Ramped Up HIPAA Enforcement: A Government Myth or Reality?

Jay Hodes
Jay Hodes

Guest post by Jay Hodes, president, Colington Consulting.

A little more than a year ago the former Director of the Office for Civil Rights (OCR) at the U.S. Department of Health and Human Services (HHS), Leon Rodriquez, referred to covered entities that did not realize they have business associate relationships in place. He went on to say that some business associates did not know that they were actually business associates. Rodriquez stressed it was both the responsibility of the covered entity and the business associate to understand this relationship does exist.

Regarding ramped up HIPAA enforcement and compliance, Rodriquez indicated future audits will be narrower in scope and include more organizations than ever before. Covered entities and their business associates also will be audited under the new permanent program, and audits will focus on vulnerabilities that could change year to year as new issues arise.  This appeared to be the start of an intended awareness program and fair warning.

With Rodriquez’s departure to Homeland Security in June, it seemed like the task of continuing the drum beat message of ramped up HIPAA enforcement fell to Linda Sanches.

Sanches is OCR’s senior health information privacy advisor. In that position, she oversees the HIPAA security and breach notifications audit program and may know a thing or two about the direction OCR wants to take with future audits. Sanches recently spoke at the Health Information and Management Systems Society (HIMSS) Privacy and Security Forum. However, she did not provide any striking revelations or critical insights about these new audits, just more of what the industry seems to know already, that these audits are coming.

Much like Rodriquez did in the past, Sanches spoke more in generalities than specifics. She indicated OCR was looking at a broader view of the entire healthcare industry as possible criteria for selection of who would be targeted for an audit. Using the National Provider Identifier (NPI) database is a method being considered to select entities like hospitals, practices and dental providers for audits.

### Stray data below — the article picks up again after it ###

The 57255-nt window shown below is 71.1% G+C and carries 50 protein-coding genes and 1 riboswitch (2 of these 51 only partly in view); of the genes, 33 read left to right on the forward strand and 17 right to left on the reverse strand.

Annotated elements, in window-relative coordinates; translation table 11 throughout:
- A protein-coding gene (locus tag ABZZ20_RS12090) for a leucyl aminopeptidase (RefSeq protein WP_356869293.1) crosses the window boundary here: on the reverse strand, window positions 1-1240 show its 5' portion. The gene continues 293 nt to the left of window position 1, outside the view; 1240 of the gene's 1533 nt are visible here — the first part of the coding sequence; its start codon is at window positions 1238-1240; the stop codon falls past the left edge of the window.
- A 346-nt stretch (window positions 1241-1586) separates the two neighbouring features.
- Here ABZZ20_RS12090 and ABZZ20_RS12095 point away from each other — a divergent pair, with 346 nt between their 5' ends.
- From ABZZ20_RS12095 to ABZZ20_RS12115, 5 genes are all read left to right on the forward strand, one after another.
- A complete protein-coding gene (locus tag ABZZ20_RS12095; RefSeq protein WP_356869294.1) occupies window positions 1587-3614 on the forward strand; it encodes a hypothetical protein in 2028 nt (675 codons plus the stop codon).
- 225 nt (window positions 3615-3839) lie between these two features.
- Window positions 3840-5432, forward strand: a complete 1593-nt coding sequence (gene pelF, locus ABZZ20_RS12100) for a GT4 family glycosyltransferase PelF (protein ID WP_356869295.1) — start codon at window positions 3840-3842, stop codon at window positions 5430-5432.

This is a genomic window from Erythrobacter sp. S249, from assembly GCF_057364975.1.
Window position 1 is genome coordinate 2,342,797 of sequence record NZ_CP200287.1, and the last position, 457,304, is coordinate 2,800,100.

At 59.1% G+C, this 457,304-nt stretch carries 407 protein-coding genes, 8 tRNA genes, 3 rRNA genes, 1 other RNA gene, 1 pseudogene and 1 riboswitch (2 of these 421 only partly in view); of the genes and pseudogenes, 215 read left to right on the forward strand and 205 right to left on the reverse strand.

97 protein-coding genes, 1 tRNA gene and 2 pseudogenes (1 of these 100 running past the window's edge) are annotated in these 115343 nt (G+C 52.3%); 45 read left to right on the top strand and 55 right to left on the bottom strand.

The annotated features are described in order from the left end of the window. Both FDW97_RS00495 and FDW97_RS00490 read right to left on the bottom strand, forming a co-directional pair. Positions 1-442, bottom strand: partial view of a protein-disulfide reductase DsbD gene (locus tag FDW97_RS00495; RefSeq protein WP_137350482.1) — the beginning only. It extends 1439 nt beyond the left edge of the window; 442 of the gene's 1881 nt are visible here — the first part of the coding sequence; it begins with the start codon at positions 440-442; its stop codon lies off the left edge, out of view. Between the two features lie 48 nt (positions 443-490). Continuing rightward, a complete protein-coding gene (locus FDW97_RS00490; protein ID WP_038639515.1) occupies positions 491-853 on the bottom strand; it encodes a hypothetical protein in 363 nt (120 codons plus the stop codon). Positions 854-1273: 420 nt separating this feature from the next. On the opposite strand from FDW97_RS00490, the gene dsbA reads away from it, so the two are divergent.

Large and small providers with random geographic locations will be part of the selection formula.  Dental providers were specifically mentioned, a concern since smaller dental practices historically have struggled to meet their compliance requirements because of lack of understanding the regulations.

I recently attended the HHS – NIST (National Institute for Standards and Technology) HIPAA Security Conference in Washington, D.C. There was an impressive array of speakers and plenary sessions. The anticipation, from a number of attendees I spoke with, was after two days there would be a clear vision about the future of HIPAA enforcement. Well, that was just not the case.

One of the speakers in the know was the new OCR Director Jocelyn Samuels who was confirmed by the Senate in late June. Regrettably, she did not provide additional specifics about what the government is looking for during an audit or review. It was more of the same rhetoric of the obvious: Healthcare providers and business associates must do a better job with their HIPAA risk assessments and supporting documentation. Samuels said those tasked with compliance responsibilities must be proactive in addressing these requirements.